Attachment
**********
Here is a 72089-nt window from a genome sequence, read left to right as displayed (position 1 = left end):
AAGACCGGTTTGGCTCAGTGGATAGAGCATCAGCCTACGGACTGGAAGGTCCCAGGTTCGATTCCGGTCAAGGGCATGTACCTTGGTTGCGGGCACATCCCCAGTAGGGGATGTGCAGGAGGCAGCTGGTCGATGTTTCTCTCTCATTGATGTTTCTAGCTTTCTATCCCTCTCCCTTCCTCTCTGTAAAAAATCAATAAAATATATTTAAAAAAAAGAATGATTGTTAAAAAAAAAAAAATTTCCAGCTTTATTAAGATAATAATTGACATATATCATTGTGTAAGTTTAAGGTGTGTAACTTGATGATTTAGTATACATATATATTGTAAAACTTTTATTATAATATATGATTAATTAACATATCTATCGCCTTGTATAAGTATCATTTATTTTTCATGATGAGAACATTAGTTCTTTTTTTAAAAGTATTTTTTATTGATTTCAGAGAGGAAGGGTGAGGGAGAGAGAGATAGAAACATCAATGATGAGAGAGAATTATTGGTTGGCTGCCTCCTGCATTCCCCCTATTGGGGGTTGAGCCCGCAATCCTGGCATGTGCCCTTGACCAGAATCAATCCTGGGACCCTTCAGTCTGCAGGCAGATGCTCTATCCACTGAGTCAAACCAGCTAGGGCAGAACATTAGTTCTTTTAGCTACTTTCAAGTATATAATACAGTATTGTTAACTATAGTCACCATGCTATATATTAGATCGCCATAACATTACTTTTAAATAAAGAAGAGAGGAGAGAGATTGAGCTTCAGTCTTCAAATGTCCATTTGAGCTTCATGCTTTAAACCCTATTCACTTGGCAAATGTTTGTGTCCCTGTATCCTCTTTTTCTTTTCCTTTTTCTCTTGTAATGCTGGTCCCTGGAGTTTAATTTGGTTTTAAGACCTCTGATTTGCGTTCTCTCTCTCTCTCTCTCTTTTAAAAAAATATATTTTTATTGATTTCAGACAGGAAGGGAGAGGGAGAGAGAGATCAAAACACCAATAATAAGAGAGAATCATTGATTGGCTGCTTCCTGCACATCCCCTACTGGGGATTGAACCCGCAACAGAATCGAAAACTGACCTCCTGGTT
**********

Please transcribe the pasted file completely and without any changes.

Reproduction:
Here is a 72089-nt window from a genome sequence, read left to right as displayed (position 1 = left end):
AAGACCGGTTTGGCTCAGTGGATAGAGCATCAGCCTACGGACTGGAAGGTCCCAGGTTCGATTCCGGTCAAGGGCATGTACCTTGGTTGCGGGCACATCCCCAGTAGGGGATGTGCAGGAGGCAGCTGGTCGATGTTTCTCTCTCATTGATGTTTCTAGCTTTCTATCCCTCTCCCTTCCTCTCTGTAAAAAATCAATAAAATATATTTAAAAAAAAGAATGATTGTTAAAAAAAAAAAAATTTCCAGCTTTATTAAGATAATAATTGACATATATCATTGTGTAAGTTTAAGGTGTGTAACTTGATGATTTAGTATACATATATATTGTAAAACTTTTATTATAATATATGATTAATTAACATATCTATCGCCTTGTATAAGTATCATTTATTTTTCATGATGAGAACATTAGTTCTTTTTTTAAAAGTATTTTTTATTGATTTCAGAGAGGAAGGGTGAGGGAGAGAGAGATAGAAACATCAATGATGAGAGAGAATTATTGGTTGGCTGCCTCCTGCATTCCCCCTATTGGGGGTTGAGCCCGCAATCCTGGCATGTGCCCTTGACCAGAATCAATCCTGGGACCCTTCAGTCTGCAGGCAGATGCTCTATCCACTGAGTCAAACCAGCTAGGGCAGAACATTAGTTCTTTTAGCTACTTTCAAGTATATAATACAGTATTGTTAACTATAGTCACCATGCTATATATTAGATCGCCATAACATTACTTTTAAATAAAGAAGAGAGGAGAGAGATTGAGCTTCAGTCTTCAAATGTCCATTTGAGCTTCATGCTTTAAACCCTATTCACTTGGCAAATGTTTGTGTCCCTGTATCCTCTTTTTCTTTTCCTTTTTCTCTTGTAATGCTGGTCCCTGGAGTTTAATTTGGTTTTAAGACCTCTGATTTGCGTTCTCTCTCTCTCTCTCTCTTTTAAAAAAATATATTTTTATTGATTTCAGACAGGAAGGGAGAGGGAGAGAGAGATCAAAACACCAATAATAAGAGAGAATCATTGATTGGCTGCTTCCTGCACATCCCCTACTGGGGATTGAACCCGCAACAGAATCGAAAACTGACCTCCTGGTT